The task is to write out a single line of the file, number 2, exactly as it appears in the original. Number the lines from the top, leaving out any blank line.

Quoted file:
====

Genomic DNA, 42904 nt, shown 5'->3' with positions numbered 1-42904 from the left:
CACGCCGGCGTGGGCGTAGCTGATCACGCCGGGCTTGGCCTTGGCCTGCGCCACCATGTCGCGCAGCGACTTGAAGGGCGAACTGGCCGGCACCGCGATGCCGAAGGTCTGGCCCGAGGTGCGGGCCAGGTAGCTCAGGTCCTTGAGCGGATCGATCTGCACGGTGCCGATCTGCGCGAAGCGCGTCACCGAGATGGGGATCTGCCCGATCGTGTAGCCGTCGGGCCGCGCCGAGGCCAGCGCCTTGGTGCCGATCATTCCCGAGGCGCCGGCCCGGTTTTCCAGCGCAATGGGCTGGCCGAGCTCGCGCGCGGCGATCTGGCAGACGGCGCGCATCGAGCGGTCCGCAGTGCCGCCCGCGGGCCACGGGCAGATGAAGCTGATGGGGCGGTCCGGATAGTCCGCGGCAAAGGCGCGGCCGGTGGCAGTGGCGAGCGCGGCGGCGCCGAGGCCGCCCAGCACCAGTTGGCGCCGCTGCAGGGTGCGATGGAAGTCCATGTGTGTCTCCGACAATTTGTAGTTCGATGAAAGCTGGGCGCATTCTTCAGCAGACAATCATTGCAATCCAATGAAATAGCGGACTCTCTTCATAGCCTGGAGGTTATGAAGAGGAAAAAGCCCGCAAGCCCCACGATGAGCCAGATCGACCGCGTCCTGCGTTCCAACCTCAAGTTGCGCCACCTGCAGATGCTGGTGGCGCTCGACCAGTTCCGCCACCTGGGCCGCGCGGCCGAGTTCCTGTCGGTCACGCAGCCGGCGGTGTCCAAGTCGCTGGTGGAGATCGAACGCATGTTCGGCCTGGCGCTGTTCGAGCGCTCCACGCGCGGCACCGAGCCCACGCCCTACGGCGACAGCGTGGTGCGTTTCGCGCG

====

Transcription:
CACGCCGGCGTGGGCGTAGCTGATCACGCCGGGCTTGGCCTTGGCCTGCGCCACCATGTCGCGCAGCGACTTGAAGGGCGAACTGGCCGGCACCGCGATGCCGAAGGTCTGGCCCGAGGTGCGGGCCAGGTAGCTCAGGTCCTTGAGCGGATCGATCTGCACGGTGCCGATCTGCGCGAAGCGCGTCACCGAGATGGGGATCTGCCCGATCGTGTAGCCGTCGGGCCGCGCCGAGGCCAGCGCCTTGGTGCCGATCATTCCCGAGGCGCCGGCCCGGTTTTCCAGCGCAATGGGCTGGCCGAGCTCGCGCGCGGCGATCTGGCAGACGGCGCGCATCGAGCGGTCCGCAGTGCCGCCCGCGGGCCACGGGCAGATGAAGCTGATGGGGCGGTCCGGATAGTCCGCGGCAAAGGCGCGGCCGGTGGCAGTGGCGAGCGCGGCGGCGCCGAGGCCGCCCAGCACCAGTTGGCGCCGCTGCAGGGTGCGATGGAAGTCCATGTGTGTCTCCGACAATTTGTAGTTCGATGAAAGCTGGGCGCATTCTTCAGCAGACAATCATTGCAATCCAATGAAATAGCGGACTCTCTTCATAGCCTGGAGGTTATGAAGAGGAAAAAGCCCGCAAGCCCCACGATGAGCCAGATCGACCGCGTCCTGCGTTCCAACCTCAAGTTGCGCCACCTGCAGATGCTGGTGGCGCTCGACCAGTTCCGCCACCTGGGCCGCGCGGCCGAGTTCCTGTCGGTCACGCAGCCGGCGGTGTCCAAGTCGCTGGTGGAGATCGAACGCATGTTCGGCCTGGCGCTGTTCGAGCGCTCCACGCGCGGCACCGAGCCCACGCCCTACGGCGACAGCGTGGTGCGTTTCGCGCG